Rebel Bavarian town wants to secede to Austria
31 March 2005, KIEFERSFELDEN - A rebellious German town that believes it would be better off if it joined Austria is planning a 'Welcome to Austria' party this Friday, April Fools Day, to publicise its demands.
31 March 2005
KIEFERSFELDEN - A rebellious German town that believes it would be better off if it joined Austria is planning a 'Welcome to Austria' party this Friday, April Fools Day, to publicise its demands.
Kiefersfelden, tucked into the Bavarian Alps, is to put up a beer tent on the town square where residents will quaff beer for a subsidized 50 cents a glass while the town band plays oompah music.
On municipal signs, the word Bavaria will be pasted over with stickers that will say 'Tyrol', the name of the Austrian province in direct sight on the opposite bank of the Inn river.
In today's borderless European Union, frontier towns that are divided by rivers are being melded together. Kiefersfelden is so close to the small Austrian city of Kufstein that residents cross over to shop. Local rail journeys take place in Austrian carriages.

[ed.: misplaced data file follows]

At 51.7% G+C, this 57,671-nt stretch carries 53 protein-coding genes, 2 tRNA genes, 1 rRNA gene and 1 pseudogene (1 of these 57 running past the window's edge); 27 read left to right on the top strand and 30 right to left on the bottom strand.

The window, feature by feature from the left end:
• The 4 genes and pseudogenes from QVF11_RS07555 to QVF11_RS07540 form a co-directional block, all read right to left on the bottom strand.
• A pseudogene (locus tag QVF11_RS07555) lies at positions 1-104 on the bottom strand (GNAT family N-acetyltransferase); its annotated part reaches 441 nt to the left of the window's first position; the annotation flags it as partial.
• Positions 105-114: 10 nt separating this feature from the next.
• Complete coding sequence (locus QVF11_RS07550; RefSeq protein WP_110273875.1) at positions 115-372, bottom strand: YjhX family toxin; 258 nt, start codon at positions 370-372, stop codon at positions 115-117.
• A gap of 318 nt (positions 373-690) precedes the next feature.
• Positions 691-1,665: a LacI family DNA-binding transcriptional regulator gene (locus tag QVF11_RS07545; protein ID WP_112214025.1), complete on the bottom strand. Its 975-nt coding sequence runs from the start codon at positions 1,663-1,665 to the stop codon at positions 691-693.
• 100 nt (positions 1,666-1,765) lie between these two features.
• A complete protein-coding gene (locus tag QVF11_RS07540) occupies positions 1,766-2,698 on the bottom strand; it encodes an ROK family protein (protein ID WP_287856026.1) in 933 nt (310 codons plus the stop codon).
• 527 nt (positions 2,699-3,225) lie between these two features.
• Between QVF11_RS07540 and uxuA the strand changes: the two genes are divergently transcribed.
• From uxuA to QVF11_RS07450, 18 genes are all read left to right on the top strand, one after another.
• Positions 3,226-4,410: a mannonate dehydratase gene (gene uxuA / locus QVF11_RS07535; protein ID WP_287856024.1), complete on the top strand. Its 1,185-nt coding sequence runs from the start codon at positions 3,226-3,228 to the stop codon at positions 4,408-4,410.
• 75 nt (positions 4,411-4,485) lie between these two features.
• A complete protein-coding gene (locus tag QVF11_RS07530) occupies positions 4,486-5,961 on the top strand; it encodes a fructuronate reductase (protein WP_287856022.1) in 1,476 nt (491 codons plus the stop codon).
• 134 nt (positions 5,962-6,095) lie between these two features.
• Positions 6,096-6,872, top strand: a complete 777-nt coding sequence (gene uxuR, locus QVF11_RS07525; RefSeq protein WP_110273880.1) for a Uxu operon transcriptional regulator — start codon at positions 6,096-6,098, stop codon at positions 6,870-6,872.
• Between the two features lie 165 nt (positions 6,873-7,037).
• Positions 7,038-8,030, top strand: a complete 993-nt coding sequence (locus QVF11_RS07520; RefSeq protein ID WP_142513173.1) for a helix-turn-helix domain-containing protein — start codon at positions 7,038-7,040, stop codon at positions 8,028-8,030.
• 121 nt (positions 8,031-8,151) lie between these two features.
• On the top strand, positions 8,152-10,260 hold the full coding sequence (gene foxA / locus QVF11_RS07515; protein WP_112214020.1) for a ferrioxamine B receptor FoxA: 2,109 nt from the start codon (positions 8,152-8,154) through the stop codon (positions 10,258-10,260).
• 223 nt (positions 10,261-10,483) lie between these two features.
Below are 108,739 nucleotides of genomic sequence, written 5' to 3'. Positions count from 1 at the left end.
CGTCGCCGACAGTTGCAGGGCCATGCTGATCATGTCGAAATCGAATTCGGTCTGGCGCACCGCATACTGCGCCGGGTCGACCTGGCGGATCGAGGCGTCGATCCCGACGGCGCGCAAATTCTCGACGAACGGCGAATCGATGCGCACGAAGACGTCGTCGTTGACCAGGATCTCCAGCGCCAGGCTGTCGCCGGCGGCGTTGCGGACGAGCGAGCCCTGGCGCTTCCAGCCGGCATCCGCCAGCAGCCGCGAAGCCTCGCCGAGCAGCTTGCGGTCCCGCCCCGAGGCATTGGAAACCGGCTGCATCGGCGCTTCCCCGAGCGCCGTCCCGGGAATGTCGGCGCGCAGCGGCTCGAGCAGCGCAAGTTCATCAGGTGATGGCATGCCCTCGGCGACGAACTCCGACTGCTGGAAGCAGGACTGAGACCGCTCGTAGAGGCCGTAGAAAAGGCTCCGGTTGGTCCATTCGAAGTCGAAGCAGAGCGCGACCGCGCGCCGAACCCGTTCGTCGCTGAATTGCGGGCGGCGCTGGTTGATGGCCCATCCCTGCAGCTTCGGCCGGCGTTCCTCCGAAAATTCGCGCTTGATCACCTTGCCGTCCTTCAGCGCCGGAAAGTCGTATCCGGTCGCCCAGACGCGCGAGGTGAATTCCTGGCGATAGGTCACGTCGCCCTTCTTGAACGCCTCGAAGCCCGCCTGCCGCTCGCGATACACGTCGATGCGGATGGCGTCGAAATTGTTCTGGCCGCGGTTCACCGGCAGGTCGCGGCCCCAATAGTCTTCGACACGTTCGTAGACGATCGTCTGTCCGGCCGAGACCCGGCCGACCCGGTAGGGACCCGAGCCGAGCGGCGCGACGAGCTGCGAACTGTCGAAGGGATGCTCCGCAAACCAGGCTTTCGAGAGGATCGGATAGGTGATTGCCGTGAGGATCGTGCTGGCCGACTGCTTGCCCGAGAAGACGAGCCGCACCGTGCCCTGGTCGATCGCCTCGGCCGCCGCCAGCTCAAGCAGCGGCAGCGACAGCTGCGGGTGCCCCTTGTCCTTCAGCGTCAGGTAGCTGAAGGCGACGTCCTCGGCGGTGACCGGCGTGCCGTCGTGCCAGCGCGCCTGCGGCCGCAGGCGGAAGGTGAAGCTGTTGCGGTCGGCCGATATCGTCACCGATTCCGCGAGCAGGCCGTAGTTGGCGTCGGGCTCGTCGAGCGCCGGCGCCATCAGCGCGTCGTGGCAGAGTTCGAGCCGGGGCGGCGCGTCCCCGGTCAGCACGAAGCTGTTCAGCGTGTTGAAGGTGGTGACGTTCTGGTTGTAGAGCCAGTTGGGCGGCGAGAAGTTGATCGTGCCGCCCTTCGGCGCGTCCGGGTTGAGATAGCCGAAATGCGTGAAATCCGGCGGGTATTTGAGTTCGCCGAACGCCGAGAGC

"Why shouldn't we go all the way and just join Austria?" says Werner Schroller, head of the tourist office in Kiefersfelden, where holidaymakers stop over for summer or winter hikes below snow-capped peaks, or go rafting in fast-flowing mountain streams.
This is not just an April Fools joke, insist Schroller and mayor Erich Ellmerer. The Bavarian state government in Munich, 80 kilometres to the northwest, is treating the area of nearly 7,000 residents as a rural backwater, they claim.
Alleged neglect includes German refusal to reduce taxes on petrol locally. "Everyone drives over to Austria to fill up because the taxes there are lower. We used to have seven filling stations in Kiefersfelden. Now only two are left," says Schroller.
The district ambulance, which takes the sick 30 kilometres down the E45 autobahn to the German hospital in Rosenheim, is to cease operating at nights from 1 May, the two men add.
Curiously, Kufstein's hospital is just 4 kilometres away, but the ambulance never drives there because health insurers refuse to pay for 'cross-border' transport.
"What good is it to us being Bavarian?" says the tourist chief.
Mayor Ellmerer's complaint is that Bavarian planners are blocking his plans for shopping marts near the highway, one of Europe's busiest north-south routes. He says Tyrol is more liberal and welcomes commercial development in the scenic valleys.
To tweak the noses of the Bavarian authorities, Kiefersfelden officials have written to the premier of neighbouring Tyrol province asking him to attend Friday's mock celebrations of secession.
A Tyrolean flag is to be hauled up over the town hall and automobile number plates will be altered to look like Austrian ones.
"We'll only be serving beer brewed in Austria," adds Schroller.
Subject: German news